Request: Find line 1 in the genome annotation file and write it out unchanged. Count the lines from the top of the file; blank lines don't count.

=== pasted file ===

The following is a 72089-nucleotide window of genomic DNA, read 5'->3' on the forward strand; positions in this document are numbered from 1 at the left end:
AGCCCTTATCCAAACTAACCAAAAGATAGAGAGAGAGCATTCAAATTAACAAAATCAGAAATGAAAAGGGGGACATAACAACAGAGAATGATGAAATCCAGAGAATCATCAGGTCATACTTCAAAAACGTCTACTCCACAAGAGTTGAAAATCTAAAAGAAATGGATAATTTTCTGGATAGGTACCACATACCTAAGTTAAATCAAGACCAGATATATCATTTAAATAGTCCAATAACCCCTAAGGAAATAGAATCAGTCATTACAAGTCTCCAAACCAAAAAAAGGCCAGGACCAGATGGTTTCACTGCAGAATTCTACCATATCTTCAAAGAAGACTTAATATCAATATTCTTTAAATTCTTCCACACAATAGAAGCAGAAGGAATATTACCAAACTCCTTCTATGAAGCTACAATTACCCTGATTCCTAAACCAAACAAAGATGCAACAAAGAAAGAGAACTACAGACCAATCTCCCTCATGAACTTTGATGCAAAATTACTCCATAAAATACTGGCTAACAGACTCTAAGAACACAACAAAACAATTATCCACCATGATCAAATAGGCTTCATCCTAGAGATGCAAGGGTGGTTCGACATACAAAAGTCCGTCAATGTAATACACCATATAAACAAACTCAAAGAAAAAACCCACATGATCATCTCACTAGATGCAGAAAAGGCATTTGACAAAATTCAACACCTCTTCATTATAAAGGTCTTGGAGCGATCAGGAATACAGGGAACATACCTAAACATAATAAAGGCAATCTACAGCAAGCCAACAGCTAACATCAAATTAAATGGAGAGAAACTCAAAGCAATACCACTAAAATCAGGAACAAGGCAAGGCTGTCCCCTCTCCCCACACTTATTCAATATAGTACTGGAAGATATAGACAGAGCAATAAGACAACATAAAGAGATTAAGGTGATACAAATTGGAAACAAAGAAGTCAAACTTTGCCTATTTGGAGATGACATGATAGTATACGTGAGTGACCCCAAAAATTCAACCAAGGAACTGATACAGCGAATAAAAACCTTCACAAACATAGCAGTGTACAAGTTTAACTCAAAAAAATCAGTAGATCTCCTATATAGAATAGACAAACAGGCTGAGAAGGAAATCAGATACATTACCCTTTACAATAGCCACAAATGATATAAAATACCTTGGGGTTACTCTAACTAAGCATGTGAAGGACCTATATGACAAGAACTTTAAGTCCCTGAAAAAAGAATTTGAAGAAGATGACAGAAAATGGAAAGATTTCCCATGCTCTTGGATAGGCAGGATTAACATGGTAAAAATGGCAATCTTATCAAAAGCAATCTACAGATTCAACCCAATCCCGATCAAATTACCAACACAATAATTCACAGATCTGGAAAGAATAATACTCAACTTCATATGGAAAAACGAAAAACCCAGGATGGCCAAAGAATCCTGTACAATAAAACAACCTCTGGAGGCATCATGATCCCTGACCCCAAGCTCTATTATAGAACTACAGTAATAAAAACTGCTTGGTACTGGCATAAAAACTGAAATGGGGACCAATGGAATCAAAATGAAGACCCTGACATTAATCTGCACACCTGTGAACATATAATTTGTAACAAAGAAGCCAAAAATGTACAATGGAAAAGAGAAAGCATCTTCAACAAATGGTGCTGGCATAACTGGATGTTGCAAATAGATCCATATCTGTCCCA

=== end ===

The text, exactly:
The following is a 72089-nucleotide window of genomic DNA, read 5'->3' on the forward strand; positions in this document are numbered from 1 at the left end: